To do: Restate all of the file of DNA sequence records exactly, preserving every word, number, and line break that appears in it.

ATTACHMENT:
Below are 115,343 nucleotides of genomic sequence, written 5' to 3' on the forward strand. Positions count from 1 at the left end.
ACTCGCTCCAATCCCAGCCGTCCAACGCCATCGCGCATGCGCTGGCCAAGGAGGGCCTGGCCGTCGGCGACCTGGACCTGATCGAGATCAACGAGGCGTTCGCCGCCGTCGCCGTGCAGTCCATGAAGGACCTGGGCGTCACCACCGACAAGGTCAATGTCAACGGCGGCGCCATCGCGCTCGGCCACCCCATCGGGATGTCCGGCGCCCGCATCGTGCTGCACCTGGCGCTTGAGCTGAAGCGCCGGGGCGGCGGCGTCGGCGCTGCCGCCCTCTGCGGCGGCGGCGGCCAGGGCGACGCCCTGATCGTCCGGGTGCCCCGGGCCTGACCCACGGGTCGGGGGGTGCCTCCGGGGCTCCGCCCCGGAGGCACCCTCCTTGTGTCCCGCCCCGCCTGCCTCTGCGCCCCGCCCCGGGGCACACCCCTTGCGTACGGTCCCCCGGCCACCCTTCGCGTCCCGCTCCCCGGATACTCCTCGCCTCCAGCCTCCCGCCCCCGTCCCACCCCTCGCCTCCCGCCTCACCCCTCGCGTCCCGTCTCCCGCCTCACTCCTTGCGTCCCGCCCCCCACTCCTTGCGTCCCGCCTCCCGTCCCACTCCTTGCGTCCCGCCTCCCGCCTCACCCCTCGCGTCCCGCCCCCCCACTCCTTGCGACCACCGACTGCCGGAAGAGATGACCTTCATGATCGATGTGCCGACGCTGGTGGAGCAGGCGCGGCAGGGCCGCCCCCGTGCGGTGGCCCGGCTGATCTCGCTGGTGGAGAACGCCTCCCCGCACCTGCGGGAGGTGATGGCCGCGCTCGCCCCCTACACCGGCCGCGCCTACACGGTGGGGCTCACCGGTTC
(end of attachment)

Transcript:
Below are 115,343 nucleotides of genomic sequence, written 5' to 3' on the forward strand. Positions count from 1 at the left end.
ACTCGCTCCAATCCCAGCCGTCCAACGCCATCGCGCATGCGCTGGCCAAGGAGGGCCTGGCCGTCGGCGACCTGGACCTGATCGAGATCAACGAGGCGTTCGCCGCCGTCGCCGTGCAGTCCATGAAGGACCTGGGCGTCACCACCGACAAGGTCAATGTCAACGGCGGCGCCATCGCGCTCGGCCACCCCATCGGGATGTCCGGCGCCCGCATCGTGCTGCACCTGGCGCTTGAGCTGAAGCGCCGGGGCGGCGGCGTCGGCGCTGCCGCCCTCTGCGGCGGCGGCGGCCAGGGCGACGCCCTGATCGTCCGGGTGCCCCGGGCCTGACCCACGGGTCGGGGGGTGCCTCCGGGGCTCCGCCCCGGAGGCACCCTCCTTGTGTCCCGCCCCGCCTGCCTCTGCGCCCCGCCCCGGGGCACACCCCTTGCGTACGGTCCCCCGGCCACCCTTCGCGTCCCGCTCCCCGGATACTCCTCGCCTCCAGCCTCCCGCCCCCGTCCCACCCCTCGCCTCCCGCCTCACCCCTCGCGTCCCGTCTCCCGCCTCACTCCTTGCGTCCCGCCCCCCACTCCTTGCGTCCCGCCTCCCGTCCCACTCCTTGCGTCCCGCCTCCCGCCTCACCCCTCGCGTCCCGCCCCCCCACTCCTTGCGACCACCGACTGCCGGAAGAGATGACCTTCATGATCGATGTGCCGACGCTGGTGGAGCAGGCGCGGCAGGGCCGCCCCCGTGCGGTGGCCCGGCTGATCTCGCTGGTGGAGAACGCCTCCCCGCACCTGCGGGAGGTGATGGCCGCGCTCGCCCCCTACACCGGCCGCGCCTACACGGTGGGGCTCACCGGTTC